When I’m exhausted, you can be sure I’ve bent over backwards trying to win everyone’s approval. I’ve obsessed over what people think of me, I’ve assigned speculative and usually inaccurate meanings to feedback I’ve received, and I’ve lost myself in negative thoughts about criticism and its merit.

I work at minimizing this type of behavior—and I’ve had success for the most part—but admittedly it’s not easy.

I remember back in college, taking a summer acting class, when I actually made the people around me uncomfortable with my defensiveness. This one time, the teacher was giving me feedback after a scene in front of the whole class. She couldn’t get through a single sentence without me offering some type of argument.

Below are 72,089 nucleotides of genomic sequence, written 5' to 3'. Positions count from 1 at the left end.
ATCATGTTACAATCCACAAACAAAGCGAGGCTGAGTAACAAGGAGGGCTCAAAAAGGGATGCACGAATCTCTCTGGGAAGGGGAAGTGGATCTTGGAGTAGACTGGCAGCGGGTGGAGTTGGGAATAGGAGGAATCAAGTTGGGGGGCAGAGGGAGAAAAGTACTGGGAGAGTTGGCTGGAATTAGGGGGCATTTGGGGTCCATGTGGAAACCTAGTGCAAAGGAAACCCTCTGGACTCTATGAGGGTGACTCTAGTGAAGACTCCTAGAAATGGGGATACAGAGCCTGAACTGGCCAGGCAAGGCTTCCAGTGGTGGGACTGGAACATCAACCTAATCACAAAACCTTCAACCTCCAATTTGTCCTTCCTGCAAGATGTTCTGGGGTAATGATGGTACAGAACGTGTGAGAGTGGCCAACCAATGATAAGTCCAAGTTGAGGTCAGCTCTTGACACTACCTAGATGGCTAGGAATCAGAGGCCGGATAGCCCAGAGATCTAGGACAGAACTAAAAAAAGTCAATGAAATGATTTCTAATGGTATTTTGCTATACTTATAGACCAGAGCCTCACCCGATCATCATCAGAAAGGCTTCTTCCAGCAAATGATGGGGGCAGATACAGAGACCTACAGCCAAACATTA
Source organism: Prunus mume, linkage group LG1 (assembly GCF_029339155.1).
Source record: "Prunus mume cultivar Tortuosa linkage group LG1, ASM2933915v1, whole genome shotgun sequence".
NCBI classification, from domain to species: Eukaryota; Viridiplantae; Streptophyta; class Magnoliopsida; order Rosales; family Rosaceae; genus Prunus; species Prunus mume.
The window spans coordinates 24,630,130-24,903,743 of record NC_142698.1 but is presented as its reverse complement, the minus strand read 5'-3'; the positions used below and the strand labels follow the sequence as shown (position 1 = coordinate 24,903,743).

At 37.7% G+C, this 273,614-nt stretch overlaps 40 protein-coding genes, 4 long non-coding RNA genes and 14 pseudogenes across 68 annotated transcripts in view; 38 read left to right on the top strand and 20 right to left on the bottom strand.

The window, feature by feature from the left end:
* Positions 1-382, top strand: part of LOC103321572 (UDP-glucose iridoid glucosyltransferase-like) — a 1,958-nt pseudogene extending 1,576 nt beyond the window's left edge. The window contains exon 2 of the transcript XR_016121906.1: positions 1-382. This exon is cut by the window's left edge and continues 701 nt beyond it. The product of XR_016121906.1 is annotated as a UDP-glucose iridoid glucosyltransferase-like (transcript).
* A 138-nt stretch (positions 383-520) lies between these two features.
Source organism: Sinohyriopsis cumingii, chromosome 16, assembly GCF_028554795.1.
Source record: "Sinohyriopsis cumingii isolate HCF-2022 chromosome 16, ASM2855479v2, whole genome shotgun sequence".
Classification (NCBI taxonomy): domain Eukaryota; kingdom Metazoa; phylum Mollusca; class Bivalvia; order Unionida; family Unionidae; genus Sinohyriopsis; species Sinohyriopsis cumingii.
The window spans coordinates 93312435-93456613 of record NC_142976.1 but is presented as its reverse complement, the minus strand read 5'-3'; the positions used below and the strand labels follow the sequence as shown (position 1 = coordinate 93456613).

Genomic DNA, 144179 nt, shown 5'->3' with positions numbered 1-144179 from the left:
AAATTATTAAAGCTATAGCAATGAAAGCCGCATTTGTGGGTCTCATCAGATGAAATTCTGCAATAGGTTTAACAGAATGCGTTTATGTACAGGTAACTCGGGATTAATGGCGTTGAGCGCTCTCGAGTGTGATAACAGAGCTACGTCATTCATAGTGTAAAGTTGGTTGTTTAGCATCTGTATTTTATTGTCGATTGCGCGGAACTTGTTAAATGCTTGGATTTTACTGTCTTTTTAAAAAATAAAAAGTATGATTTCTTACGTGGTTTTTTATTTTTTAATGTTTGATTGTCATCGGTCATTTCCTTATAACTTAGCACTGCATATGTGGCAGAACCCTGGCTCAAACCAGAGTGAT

After a couple minutes of verbal sparring, one of my peers actually said, “Stop talking. You’re embarrassing yourself.”

Looking back, I cut myself a little slack. You’re vulnerable in the spotlight and the student’s reaction was kind of harsh. But I know I needed to hear it. Because I was desperately afraid of being judged, I took everything, from everyone as condemnation.

I realize criticism doesn’t always come gently from someone legitimately trying to help. A lot of the feedback we receive is unsolicited and doesn’t come from teachers—or maybe all of it does.

We can’t control what other people will say to us, whether they’ll approve or form opinions and share them. But we can control how we internalize it, respond to it, and learn from it, and when we release it and move on.

If you’ve been having a hard time dealing with criticism lately, it may help to remember the following:

The Benefits of Criticism:

Personal Growth: